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Leadership Scholars Focus on Personal Development, Application

The Leadership Institute scholars gathered for their second face-to-face session, focusing on personal leadership development and putting leadership principles in practice using real-life cases.

The Northwest Public Health Leadership Institute scholars gathered in Seattle, Washington to focus on personal leadership development and putting principles into practice.

January 24, 2013

The Northwest Public Health Leadership Institute scholars gathered in Seattle, Washington, January 8–10 for their second face-to-face session, focusing on personal leadership development and putting leadership principles into practice using real-life cases.

For the first activity, Ed Walker, MD, MHA, walked the Leadership Institute scholars through an exercise to help determine their natural leadership tendencies—identifying themselves as a driver, expressive, analytical, or amiable style leader. Later in the session, the scholars learned how to devise their own leadership development plan and received one-on-one coaching, with the help of Leadership Institute Coordinator Trish Neiworth, MA Ed.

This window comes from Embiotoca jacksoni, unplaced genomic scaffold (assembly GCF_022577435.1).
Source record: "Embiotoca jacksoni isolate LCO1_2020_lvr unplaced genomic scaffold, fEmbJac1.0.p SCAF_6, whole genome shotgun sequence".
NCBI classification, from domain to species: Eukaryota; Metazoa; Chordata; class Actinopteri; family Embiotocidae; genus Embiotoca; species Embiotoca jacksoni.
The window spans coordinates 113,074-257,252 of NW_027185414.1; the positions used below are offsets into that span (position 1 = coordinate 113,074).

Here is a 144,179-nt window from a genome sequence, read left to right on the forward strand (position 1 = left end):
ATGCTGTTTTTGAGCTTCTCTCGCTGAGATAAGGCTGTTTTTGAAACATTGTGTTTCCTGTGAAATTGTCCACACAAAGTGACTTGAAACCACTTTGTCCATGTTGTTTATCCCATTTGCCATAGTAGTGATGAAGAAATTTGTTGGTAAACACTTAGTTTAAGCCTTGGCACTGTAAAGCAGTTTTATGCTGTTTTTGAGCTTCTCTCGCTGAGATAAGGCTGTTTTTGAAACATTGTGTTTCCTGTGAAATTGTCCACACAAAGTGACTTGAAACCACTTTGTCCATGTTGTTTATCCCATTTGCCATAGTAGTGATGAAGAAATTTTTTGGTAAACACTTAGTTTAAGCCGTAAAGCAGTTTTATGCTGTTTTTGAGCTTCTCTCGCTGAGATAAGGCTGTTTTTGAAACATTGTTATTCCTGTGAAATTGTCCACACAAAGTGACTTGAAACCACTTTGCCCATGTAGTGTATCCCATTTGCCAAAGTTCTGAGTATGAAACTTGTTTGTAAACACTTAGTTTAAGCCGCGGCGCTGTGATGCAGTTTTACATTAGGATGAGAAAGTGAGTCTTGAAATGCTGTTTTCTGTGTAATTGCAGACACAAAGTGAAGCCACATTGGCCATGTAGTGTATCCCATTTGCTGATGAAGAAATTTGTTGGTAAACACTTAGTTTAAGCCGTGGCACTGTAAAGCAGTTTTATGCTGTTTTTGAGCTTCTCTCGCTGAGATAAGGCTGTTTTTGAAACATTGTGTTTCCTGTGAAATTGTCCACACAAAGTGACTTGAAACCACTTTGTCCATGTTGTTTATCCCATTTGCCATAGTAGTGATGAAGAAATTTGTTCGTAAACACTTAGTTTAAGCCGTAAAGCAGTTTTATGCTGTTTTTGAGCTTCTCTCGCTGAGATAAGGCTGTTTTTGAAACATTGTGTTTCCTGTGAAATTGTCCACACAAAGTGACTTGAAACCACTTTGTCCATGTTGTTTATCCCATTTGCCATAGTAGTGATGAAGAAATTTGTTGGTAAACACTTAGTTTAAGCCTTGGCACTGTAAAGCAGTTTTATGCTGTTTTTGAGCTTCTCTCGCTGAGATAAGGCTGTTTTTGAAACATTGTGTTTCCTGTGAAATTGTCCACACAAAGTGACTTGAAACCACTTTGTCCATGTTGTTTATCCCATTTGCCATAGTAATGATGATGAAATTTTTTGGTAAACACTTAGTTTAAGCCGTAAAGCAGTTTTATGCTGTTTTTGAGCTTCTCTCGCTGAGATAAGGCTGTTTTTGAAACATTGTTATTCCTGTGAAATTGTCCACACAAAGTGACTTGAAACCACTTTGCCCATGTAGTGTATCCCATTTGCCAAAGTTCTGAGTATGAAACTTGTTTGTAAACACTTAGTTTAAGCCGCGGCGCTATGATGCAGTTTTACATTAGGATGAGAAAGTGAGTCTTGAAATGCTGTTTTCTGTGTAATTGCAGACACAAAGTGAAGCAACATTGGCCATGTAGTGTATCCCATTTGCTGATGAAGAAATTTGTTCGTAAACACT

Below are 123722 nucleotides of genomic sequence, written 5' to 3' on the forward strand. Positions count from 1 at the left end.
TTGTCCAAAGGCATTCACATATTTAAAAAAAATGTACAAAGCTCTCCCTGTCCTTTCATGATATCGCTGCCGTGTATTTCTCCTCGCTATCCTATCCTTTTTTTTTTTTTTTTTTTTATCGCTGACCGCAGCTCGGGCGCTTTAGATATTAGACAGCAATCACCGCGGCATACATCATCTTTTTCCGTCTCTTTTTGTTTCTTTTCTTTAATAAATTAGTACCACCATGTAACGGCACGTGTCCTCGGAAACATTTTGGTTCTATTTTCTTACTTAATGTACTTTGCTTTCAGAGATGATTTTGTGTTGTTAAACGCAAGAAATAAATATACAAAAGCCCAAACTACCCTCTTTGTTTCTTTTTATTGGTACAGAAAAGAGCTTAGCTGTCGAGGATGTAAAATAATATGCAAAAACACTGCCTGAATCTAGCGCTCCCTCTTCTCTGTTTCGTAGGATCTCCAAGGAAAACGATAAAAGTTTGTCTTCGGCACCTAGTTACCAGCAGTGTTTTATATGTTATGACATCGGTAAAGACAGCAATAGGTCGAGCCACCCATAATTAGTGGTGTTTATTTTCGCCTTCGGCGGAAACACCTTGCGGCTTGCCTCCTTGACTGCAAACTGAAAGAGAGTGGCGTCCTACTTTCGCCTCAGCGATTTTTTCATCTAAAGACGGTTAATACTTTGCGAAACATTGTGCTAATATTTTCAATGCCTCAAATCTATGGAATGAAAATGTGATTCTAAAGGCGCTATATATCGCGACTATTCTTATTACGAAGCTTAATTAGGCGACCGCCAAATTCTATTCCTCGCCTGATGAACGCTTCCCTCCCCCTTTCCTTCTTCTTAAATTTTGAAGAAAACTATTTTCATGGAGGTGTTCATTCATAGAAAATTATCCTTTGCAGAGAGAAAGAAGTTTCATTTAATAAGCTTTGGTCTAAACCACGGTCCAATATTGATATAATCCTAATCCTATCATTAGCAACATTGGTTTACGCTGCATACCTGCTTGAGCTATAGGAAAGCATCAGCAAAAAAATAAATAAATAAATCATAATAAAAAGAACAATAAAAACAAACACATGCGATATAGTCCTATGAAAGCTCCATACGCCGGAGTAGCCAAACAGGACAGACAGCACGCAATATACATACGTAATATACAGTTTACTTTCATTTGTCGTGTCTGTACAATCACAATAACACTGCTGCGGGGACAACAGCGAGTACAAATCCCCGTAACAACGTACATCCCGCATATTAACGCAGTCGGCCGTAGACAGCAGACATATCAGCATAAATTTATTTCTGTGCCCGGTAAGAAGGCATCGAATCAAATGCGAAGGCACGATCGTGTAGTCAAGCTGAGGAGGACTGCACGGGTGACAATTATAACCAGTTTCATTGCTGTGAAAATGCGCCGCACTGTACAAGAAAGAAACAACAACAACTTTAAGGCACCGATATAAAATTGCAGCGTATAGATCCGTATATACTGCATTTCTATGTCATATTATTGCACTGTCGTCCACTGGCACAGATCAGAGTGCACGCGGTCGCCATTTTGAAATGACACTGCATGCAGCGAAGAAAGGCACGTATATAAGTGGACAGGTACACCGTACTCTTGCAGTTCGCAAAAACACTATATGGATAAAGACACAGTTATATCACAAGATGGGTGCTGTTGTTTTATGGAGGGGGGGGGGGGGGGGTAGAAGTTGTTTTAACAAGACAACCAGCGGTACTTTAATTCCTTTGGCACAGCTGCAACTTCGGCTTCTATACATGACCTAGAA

“I really appreciated the one-on-one coaching and personalized resources that were made available to us,” said Leadership Institute scholar Diane Markus, Division Director of Southwest District Health in Caldwell, Idaho. Other scholars echoed these sentiments, though some also expressed the challenge of writing a career plan to map their professional journey for the next few years. “We don’t often have time in our busy lives to sit down and think about the answers to these questions; it is a good opportunity for reflection,” another scholar added.

The session concluded with Leadership Institute teams working on another real-life case, designed to help them apply the principles they had learned. Mentors Bud Nicola, MD, MHSA; Jack Thompson, MSW; and Ian Painter, PhD, MSc worked with the individual teams. The Institute adopted a problem-based learning model last year; this hands-on approach has garnered positive feedback from past scholars thus far.

The Northwest Public Health Leadership Institute brings public health practitioners together who are currently in leadership roles or are aspiring leaders in their organizations to help more fully develop their capacity as leaders. The Institute runs from August to April each year. Applications are currently being accepted for the 2013–14 cohort.

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